|Everett Silvertips' center Kyle Beach is hoping to build on last year, when he scored over 60 points in his rookie season.
doesn’t mind the extra attention that his style of play brings him.
The 17-year-old center with the Western Hockey League’s Everett Silvertips plays the game hard. He goes into the danger zones on the ice with the reckless abandon of a kid playing with a toy tractor in a pile of dirt. He hits. He fights. He scores. Sometimes all in the same shift.
There is no question Beach is a tough player to play against and his team loves him for it.
“Kyle is a throwback player,” Silvertips’ assistant coach Mark LeRose says. “He competes every night regardless of the situation – if we’re down goals or up. The more physical the game is, the more intense he is. He’s just a competitor.”
Beach was the 10th-overall selection in the WHL draft in 2005 and crashed his way through an impressive rookie season in 2006-07. The 6-foot-3, 203-pound native of Kelowna, British Columbia piled up 29 goals and 61 points – good for third on his talented team. He also led Everett with 196 penalty minutes and a plus-27 plus/minus rating.
Beach combined with Zach Hamill and Dan Gendur on an effective line that helped the Silvertips to a league-high 54 wins and 111 points. Along the way, Beach picked up the WHL’s Rookie of the Year award and, for the first time, he started to believe that an NHL career was a possibility.
“I think, for me, the first real eye-opener was probably after my first year in the Western Hockey League,” said Beach, who scored in his debut as an under-ager in 2005. “The coaches and everyone else on our team gave me every opportunity to get drafted this year. I think that was the first time that I really saw the NHL as a huge possibility.”
NHL scouts have definitely noticed Beach, an early favorite as the top prospect in the WHL for the 2008 Entry Draft in June.
Scouts love his combination of grit and skill and see him as a prototypical power forward at the next level. He already plays a complete game at both ends of the ice.
“There isn’t a situation where we don’t feel comfortable putting Kyle on the ice,” said LeRose, a former coaching staff assistant with the Pittsburgh Penguins. “He’ll play the power play; he’ll penalty kill for us. If it’s late in the game, we’ll look to Kyle to win a big draw or to block a shot. To us, he’s the type of player that every team needs. He’s our go-to guy in every situation.”
Beach hasn’t missed a beat this season. He is leading the Silvertips in scoring with five goals – including a Sidney Crosby-inspired lacrosse style job last week against the Spokane Chiefs – and 10 points in seven games. He has also racked up a league-high 47 penalty minutes, including three fighting majors.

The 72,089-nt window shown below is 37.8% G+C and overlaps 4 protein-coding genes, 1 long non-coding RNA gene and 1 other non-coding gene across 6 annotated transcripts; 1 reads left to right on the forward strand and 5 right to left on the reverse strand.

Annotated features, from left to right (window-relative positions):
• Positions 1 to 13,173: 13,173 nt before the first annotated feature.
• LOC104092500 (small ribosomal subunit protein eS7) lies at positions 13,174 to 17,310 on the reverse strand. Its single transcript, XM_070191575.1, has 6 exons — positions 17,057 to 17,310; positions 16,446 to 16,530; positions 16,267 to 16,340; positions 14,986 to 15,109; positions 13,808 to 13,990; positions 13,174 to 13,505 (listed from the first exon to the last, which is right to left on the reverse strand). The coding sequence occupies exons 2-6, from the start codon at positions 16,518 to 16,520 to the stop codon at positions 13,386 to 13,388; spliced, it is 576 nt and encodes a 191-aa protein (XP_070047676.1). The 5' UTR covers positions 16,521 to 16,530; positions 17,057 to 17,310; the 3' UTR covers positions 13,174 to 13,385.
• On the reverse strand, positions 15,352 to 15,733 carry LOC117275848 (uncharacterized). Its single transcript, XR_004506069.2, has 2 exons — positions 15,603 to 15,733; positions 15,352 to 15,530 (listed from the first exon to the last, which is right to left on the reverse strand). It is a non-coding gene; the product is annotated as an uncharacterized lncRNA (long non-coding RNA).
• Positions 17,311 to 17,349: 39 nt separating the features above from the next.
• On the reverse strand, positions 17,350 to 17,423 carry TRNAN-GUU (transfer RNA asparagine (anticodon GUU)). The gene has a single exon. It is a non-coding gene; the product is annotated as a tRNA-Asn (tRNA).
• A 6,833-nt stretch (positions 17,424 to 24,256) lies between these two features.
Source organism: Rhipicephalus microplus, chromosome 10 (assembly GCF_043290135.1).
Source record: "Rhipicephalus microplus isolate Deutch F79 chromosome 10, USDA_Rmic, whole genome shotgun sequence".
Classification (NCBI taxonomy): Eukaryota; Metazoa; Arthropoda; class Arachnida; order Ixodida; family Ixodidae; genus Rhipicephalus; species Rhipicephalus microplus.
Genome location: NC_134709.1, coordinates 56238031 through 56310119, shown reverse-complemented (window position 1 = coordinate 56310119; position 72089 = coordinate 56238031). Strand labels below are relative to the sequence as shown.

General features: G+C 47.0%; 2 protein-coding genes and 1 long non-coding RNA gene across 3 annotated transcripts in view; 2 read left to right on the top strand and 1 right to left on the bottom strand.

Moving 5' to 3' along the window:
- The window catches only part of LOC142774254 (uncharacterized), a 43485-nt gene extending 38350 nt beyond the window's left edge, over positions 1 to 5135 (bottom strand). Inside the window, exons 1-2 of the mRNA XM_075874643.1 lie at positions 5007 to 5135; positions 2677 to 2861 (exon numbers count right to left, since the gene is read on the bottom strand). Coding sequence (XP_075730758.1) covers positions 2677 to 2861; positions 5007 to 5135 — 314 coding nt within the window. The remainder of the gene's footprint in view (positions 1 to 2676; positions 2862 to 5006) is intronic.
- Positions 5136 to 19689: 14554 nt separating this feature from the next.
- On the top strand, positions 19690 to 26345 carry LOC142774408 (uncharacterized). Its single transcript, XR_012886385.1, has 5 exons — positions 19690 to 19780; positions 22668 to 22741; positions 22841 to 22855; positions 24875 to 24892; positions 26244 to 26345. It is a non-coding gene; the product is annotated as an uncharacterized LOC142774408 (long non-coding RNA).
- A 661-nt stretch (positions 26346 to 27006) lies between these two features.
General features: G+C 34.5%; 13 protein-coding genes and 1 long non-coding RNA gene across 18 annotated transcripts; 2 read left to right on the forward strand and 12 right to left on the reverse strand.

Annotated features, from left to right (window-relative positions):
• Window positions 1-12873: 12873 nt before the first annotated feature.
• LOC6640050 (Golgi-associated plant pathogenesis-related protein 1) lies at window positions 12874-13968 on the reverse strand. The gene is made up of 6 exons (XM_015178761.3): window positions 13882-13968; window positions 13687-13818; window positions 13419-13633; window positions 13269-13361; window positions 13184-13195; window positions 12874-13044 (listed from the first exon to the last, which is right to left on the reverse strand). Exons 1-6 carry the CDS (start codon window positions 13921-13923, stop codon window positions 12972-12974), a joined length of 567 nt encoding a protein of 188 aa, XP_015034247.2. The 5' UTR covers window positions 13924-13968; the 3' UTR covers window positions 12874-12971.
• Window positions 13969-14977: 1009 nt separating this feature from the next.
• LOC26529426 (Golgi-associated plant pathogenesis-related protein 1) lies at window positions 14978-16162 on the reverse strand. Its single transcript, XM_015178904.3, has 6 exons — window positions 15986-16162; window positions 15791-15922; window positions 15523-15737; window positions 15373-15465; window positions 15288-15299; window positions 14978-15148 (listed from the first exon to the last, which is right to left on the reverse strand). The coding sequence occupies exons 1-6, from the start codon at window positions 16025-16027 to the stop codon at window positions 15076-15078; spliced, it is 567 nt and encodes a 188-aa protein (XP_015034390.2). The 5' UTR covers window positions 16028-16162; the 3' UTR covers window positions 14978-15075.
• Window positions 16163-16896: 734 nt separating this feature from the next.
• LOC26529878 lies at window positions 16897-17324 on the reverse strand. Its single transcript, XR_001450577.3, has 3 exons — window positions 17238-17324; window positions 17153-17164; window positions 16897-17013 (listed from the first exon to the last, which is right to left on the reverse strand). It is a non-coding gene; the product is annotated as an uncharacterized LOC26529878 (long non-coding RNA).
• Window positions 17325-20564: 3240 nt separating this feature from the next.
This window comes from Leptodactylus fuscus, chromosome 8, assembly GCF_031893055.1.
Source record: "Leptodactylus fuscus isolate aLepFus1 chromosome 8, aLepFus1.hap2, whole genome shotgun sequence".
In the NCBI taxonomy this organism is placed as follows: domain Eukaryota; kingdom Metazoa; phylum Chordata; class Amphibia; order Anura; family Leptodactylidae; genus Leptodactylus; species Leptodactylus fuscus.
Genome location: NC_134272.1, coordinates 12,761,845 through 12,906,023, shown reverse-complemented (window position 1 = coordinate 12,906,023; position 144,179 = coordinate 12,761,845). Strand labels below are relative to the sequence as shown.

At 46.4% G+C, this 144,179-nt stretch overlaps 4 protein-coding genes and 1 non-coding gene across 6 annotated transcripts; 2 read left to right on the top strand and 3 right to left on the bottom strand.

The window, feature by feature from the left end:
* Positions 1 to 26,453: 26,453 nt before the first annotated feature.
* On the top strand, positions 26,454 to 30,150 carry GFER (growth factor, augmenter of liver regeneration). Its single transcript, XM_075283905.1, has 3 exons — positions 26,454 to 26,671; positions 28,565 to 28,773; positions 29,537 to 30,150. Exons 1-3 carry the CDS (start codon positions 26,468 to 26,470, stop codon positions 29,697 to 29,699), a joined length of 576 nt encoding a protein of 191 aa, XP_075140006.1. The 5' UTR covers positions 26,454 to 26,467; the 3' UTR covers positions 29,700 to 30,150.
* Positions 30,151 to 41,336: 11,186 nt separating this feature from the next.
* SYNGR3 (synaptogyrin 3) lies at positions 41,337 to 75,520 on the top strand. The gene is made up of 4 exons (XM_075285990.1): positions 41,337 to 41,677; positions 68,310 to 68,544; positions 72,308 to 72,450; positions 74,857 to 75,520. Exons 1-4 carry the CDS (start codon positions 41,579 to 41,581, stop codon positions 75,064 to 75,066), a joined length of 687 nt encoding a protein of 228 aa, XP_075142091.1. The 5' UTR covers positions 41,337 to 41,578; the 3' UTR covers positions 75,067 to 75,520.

“He leads our team in points, but he also leads in the locker room and leads on our bench,” said LeRose, who joined the Silvertips’ coaching staff in June. “We chart different statistics and he’s by far our best player as far as creating chances for and being on the ice for chances against.”
Beach has been compared to NHL pests like Sean Avery, Jarkko Ruutu and Darcy Tucker. He says that he didn’t set out to emulate anyone’s style. It just came out in him naturally.
“I’ve always kind of done it,” said Beach, whose second cousin is Oakland A’s pitcher Rich Harden. “For me to be doing it now is nothing different than before. I’ve been compared to a guy like Darcy Tucker when he played in the WHL. As he learned to control it and use it at the proper time, it became quite useful and helped him out quite a bit. It’s just part of my game and the way I play.”
|Kyle Beach is leading the Silvertips in scoring with five goals, and also has a league-high 47 penalty minutes.
His coaching staff, including Kevin Constantine
last season and now John Becanic, have helped Beach understand that the knock against him heading into the draft is whether or not he can control his temper.
His obvious skill level and the rare ability to take control of a game by getting to his opponents are assets to his team; but Beach can quickly become a liability if he spends too much time in the penalty box. His ability to control that aggression this year will go a long way in determining where Beach ultimately ends up in the draft.
“He gets under opponents’ skin, there’s no question about that,” LeRose said. “He does get under the skin of everybody – the players, the opposing coaches, the referees. To some degree, we try to pull in the reigns a little bit so that he can stay focused on the task at hand. I think that’s Kyle’s challenge. He doesn’t want to flood his engine with emotion. He needs to be able to keep it under control.”
Beach understands the need to be able to keep a lid on his emotions at times; but he also needs to play on the edge to be effective. It’s a line that few players have been able to ride as successfully as Beach did as a 16-year-old rookie in the WHL.
“It was a little tough, you’re playing against 20-year and 19- and 18-year-olds,” Beach said. “They all demand respect and, quite honestly, I wasn’t willing to give it to them as a 16-year-old. Not many of them liked that. Everybody that was coming after me was two, three or even four years older than me. It was a bit tough, but I managed to get through it and I think now guys are giving me a bit more respect for it.”
After proving that he wasn’t willing to back down to older players as a WHL rookie, LeRose believes that Beach has the ability to successfully take his game to the NHL level.
“There’s no question in my mind that he is going to continue to do this at every level,” said LeRose. “He’s just one of those guys who (are) going to compete and battle and earn his ice time.”